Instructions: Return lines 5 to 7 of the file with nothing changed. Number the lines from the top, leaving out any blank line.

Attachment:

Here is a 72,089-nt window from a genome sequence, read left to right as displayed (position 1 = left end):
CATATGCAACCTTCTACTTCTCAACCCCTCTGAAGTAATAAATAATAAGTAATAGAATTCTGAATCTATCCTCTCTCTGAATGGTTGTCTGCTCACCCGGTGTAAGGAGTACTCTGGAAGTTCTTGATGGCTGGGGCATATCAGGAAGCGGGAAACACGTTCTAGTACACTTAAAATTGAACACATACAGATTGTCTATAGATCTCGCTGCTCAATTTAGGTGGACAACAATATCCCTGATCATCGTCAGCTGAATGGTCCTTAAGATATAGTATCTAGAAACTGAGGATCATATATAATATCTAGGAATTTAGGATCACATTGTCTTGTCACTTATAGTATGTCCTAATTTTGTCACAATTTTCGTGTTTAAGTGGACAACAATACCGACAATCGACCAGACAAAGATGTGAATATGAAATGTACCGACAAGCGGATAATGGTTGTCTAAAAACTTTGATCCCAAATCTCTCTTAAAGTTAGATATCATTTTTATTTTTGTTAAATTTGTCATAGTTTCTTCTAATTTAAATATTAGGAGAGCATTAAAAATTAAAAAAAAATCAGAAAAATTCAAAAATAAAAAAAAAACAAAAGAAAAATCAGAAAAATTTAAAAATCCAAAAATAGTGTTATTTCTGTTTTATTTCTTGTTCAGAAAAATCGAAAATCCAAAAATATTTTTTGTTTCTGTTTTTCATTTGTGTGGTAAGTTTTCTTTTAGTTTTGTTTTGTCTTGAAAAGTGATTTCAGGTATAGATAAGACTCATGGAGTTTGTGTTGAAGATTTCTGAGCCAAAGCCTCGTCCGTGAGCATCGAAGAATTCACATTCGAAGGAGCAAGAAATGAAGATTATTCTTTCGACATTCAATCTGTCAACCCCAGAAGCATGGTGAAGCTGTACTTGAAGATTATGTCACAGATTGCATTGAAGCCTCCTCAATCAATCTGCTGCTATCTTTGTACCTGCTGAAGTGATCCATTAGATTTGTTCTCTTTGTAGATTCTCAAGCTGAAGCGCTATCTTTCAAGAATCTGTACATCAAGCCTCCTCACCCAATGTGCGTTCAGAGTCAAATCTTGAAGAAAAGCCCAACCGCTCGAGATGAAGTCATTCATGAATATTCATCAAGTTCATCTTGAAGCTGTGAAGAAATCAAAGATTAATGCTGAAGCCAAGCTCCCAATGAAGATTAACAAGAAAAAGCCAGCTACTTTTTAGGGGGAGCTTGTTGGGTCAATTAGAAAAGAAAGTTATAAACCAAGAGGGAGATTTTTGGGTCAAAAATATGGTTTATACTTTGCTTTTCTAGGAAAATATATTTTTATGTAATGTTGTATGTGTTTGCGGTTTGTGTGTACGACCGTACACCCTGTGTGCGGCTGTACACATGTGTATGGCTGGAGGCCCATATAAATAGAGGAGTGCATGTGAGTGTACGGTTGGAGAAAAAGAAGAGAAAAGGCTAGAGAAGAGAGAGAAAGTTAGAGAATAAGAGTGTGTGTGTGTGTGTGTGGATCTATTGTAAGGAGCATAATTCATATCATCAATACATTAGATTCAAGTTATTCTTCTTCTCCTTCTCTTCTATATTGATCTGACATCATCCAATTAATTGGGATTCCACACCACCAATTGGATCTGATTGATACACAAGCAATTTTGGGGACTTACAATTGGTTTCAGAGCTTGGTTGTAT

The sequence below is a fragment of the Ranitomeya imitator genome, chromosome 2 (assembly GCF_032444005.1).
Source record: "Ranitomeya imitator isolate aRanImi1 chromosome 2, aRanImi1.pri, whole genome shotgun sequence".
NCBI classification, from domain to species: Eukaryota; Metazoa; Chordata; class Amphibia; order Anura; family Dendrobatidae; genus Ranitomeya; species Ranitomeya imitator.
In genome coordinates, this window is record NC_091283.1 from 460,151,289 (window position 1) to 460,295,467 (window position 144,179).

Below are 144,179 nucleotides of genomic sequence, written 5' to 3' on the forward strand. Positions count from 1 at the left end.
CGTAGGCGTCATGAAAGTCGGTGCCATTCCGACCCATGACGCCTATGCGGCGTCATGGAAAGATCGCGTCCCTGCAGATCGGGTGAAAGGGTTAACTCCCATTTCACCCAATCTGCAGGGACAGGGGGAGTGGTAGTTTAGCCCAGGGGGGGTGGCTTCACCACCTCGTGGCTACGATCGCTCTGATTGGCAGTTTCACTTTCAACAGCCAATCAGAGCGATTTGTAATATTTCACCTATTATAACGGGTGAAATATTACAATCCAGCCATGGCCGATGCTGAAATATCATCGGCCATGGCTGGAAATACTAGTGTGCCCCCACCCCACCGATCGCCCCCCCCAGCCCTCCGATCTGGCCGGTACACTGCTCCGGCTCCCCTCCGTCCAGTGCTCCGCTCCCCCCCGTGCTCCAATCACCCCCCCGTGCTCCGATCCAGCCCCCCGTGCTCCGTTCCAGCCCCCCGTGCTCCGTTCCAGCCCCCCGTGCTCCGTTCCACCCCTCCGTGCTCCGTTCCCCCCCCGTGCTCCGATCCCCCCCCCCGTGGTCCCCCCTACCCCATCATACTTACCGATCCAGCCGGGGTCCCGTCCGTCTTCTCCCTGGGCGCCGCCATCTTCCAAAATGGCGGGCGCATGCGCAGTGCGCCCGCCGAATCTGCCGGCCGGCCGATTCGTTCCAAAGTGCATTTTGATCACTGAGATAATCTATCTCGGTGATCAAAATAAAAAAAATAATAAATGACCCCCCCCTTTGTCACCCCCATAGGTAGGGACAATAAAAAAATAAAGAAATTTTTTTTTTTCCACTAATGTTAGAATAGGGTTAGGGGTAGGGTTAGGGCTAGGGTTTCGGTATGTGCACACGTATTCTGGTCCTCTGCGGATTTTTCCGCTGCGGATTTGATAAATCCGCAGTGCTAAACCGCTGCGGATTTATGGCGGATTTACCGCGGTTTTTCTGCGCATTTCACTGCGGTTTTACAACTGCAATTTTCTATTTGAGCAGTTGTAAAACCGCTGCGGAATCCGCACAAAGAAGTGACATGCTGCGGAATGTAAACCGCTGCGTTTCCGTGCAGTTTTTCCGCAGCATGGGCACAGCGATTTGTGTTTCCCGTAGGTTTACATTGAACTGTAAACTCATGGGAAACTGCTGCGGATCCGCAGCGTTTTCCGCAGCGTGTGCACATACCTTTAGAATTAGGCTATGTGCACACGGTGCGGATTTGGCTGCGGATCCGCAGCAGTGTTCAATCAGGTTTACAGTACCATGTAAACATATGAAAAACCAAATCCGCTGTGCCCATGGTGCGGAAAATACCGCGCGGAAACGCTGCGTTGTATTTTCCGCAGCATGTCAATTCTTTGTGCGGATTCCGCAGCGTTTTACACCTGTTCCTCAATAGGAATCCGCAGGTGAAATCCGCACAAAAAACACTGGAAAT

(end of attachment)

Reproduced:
NCBI classification, from domain to species: Eukaryota; Metazoa; Chordata; class Amphibia; order Anura; family Dendrobatidae; genus Ranitomeya; species Ranitomeya imitator.
In genome coordinates, this window is record NC_091283.1 from 460,151,289 (window position 1) to 460,295,467 (window position 144,179).

Below are 144,179 nucleotides of genomic sequence, written 5' to 3' on the forward strand. Positions count from 1 at the left end.